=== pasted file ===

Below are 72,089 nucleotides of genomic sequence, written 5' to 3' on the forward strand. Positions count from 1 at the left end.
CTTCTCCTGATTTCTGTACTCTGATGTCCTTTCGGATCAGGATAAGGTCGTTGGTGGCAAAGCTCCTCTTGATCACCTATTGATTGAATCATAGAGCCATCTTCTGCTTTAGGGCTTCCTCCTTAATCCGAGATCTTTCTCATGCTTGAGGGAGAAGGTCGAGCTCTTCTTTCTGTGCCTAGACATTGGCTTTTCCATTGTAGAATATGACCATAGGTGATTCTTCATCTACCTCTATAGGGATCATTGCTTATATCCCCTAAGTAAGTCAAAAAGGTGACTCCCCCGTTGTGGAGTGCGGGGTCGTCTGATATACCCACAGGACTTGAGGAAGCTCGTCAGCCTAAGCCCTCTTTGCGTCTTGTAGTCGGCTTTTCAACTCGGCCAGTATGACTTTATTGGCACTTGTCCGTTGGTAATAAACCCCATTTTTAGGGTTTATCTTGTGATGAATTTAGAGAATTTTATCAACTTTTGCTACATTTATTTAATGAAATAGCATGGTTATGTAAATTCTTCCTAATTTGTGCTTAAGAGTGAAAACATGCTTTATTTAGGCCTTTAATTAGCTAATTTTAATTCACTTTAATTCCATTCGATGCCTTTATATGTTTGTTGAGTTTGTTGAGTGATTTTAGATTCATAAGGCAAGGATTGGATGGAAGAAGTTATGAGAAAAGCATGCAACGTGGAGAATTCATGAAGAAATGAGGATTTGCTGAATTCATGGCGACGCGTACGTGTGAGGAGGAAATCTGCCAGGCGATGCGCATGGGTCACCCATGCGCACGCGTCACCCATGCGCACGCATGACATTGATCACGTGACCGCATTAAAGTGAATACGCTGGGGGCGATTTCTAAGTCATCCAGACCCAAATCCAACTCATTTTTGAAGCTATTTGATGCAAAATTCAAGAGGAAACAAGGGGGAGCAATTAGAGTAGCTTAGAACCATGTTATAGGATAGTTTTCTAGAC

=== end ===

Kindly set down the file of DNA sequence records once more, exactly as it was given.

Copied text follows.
Below are 72,089 nucleotides of genomic sequence, written 5' to 3' on the forward strand. Positions count from 1 at the left end.
CTTCTCCTGATTTCTGTACTCTGATGTCCTTTCGGATCAGGATAAGGTCGTTGGTGGCAAAGCTCCTCTTGATCACCTATTGATTGAATCATAGAGCCATCTTCTGCTTTAGGGCTTCCTCCTTAATCCGAGATCTTTCTCATGCTTGAGGGAGAAGGTCGAGCTCTTCTTTCTGTGCCTAGACATTGGCTTTTCCATTGTAGAATATGACCATAGGTGATTCTTCATCTACCTCTATAGGGATCATTGCTTATATCCCCTAAGTAAGTCAAAAAGGTGACTCCCCCGTTGTGGAGTGCGGGGTCGTCTGATATACCCACAGGACTTGAGGAAGCTCGTCAGCCTAAGCCCTCTTTGCGTCTTGTAGTCGGCTTTTCAACTCGGCCAGTATGACTTTATTGGCACTTGTCCGTTGGTAATAAACCCCATTTTTAGGGTTTATCTTGTGATGAATTTAGAGAATTTTATCAACTTTTGCTACATTTATTTAATGAAATAGCATGGTTATGTAAATTCTTCCTAATTTGTGCTTAAGAGTGAAAACATGCTTTATTTAGGCCTTTAATTAGCTAATTTTAATTCACTTTAATTCCATTCGATGCCTTTATATGTTTGTTGAGTTTGTTGAGTGATTTTAGATTCATAAGGCAAGGATTGGATGGAAGAAGTTATGAGAAAAGCATGCAACGTGGAGAATTCATGAAGAAATGAGGATTTGCTGAATTCATGGCGACGCGTACGTGTGAGGAGGAAATCTGCCAGGCGATGCGCATGGGTCACCCATGCGCACGCGTCACCCATGCGCACGCATGACATTGATCACGTGACCGCATTAAAGTGAATACGCTGGGGGCGATTTCTAAGTCATCCAGACCCAAATCCAACTCATTTTTGAAGCTATTTGATGCAAAATTCAAGAGGAAACAAGGGGGAGCAATTAGAGTAGCTTAGAACCATGTTATAGGATAGTTTTCTAGAC